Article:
The Unpopular and the Embattled

Savas Beatie has reissued The Unpopular Mr. Lincoln as a paperback titled The Battles that Made Abraham Lincoln: How Lincoln Mastered his Enemies to Win the Civil War, Free the Slaves, and Preserve the Union. This republication deserves praise. Behold: a good publisher backs a good book with a softcover edition.

In the great body of Lincoln literature, the main gap is in contemporary criticism. Here author Larry Tagg gathers up a broad sampling of Lincoln criticism in which the reader can experience something like total immersion. What we normally get from our Lincoln authors is some tiny snippet of disgruntlement badly summarized and knocked down like any good little strawman. What Tagg has done in his book is to better to round out the reader's sense of Lincoln's burden by enumerating the attacks against him. Lincoln fans need not feel threatened; this author appreciates Lincoln deeply.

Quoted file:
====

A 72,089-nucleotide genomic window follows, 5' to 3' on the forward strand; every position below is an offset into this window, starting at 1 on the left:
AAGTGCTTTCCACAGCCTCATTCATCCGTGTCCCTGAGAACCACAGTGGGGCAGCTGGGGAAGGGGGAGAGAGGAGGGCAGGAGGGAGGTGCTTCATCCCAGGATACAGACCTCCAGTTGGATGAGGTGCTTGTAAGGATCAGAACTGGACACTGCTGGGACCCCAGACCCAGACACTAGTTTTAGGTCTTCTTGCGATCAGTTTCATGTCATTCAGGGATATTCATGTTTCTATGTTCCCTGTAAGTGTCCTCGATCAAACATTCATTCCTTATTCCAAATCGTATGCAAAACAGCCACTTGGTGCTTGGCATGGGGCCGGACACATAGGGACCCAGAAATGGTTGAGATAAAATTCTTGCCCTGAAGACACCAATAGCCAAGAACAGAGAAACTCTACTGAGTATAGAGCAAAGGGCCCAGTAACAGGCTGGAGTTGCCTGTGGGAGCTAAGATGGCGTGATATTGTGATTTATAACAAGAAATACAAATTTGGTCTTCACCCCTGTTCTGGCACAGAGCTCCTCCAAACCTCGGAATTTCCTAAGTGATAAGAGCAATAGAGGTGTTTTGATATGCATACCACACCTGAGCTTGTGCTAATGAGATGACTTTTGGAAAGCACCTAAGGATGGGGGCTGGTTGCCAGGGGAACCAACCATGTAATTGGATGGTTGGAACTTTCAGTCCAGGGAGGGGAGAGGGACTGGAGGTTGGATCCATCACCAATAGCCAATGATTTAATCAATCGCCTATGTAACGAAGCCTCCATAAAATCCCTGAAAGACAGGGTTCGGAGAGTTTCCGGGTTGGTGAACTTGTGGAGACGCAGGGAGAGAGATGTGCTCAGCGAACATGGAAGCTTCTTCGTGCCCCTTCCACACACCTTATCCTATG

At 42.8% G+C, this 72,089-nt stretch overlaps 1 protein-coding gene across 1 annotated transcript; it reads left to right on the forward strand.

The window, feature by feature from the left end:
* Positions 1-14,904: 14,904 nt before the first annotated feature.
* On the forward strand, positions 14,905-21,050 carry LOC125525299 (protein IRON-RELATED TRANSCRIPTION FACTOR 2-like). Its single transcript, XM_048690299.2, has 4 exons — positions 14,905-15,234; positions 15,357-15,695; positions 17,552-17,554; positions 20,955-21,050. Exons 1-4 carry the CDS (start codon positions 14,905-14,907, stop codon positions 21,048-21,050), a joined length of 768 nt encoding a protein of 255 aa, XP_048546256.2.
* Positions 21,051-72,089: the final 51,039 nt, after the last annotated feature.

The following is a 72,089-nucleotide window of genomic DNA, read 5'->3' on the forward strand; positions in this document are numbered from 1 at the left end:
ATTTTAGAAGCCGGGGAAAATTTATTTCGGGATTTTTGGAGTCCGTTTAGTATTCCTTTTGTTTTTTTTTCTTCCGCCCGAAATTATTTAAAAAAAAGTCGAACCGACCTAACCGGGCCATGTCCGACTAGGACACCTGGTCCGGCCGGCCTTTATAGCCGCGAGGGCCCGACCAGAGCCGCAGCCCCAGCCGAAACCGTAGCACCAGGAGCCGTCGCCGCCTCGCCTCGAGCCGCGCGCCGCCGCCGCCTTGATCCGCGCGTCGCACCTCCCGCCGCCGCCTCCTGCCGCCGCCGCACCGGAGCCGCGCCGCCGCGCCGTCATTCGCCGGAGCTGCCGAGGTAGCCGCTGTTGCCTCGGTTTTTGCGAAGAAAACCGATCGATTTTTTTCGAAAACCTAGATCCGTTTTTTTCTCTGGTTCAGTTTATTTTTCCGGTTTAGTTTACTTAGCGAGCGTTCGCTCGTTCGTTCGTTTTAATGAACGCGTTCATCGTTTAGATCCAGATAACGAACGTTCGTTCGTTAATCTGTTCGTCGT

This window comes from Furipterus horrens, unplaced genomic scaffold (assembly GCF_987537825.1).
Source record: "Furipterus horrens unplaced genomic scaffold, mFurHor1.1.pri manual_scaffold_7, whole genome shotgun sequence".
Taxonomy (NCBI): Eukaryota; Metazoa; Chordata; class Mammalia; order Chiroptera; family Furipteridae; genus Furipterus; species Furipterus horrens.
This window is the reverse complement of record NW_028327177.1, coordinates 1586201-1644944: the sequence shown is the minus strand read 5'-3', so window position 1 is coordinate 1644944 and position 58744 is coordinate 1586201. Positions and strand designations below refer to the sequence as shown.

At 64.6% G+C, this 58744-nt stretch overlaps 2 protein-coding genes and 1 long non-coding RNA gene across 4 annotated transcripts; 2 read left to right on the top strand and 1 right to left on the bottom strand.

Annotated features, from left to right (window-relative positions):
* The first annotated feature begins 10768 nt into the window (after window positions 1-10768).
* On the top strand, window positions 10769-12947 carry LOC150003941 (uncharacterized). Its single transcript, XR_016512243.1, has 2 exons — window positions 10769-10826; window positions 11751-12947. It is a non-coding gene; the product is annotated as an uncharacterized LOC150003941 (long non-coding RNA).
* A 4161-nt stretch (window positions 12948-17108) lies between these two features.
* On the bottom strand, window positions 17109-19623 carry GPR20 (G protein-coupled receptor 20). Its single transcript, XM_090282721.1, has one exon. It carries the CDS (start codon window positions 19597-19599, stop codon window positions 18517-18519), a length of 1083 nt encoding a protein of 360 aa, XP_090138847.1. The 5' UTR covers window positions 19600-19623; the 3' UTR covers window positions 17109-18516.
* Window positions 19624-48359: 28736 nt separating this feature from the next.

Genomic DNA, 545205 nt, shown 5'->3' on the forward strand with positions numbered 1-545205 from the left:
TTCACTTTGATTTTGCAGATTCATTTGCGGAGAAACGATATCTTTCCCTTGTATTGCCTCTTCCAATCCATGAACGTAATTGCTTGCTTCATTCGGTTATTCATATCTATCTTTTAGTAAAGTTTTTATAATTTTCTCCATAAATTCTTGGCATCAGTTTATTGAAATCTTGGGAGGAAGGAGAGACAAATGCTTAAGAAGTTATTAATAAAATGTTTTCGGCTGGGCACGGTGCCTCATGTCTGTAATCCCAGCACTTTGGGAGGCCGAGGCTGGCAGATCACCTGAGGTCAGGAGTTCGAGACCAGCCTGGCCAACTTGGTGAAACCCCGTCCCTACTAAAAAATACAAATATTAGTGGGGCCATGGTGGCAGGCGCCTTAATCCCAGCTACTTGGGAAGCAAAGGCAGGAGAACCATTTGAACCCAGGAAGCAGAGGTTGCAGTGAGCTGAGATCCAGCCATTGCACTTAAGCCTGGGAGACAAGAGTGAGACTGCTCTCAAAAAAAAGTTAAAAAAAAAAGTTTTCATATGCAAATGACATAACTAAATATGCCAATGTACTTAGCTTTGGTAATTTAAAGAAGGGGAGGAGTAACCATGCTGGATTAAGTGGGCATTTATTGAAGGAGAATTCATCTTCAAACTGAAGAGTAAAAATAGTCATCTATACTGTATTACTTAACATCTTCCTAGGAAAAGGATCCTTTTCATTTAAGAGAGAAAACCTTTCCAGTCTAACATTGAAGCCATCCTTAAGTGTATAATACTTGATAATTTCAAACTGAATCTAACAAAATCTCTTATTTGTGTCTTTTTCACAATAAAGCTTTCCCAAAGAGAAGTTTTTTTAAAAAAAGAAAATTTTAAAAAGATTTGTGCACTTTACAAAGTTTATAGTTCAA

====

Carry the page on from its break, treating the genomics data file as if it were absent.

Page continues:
Tagg has done a greater service to historiography, however, in preparing the ground for some future (deep) analysis of Lincoln criticism that sorts the merited complaints from the unmerited, charge-by-charge in extended discussion. This would exceed the limits of a popular work and make for a really big book that few readers are ready for. Lincoln studies will not mature without such analysis and it will be impossible to begin it until readers (and authors) come to grips with what Larry Tagg has prepared as a first step: surveying Lincoln's unpopularity in the press and speech of the time.

This is a very important book. Once again, bravo.

(Harry interviewed Larry in 2010: "The most serious challenge in writing The Unpopular Mr. Lincoln was not to find material. That abounded — I ended up including in the book only the '10s' on a 1-to-10 scale of slurs I found on Lincoln.")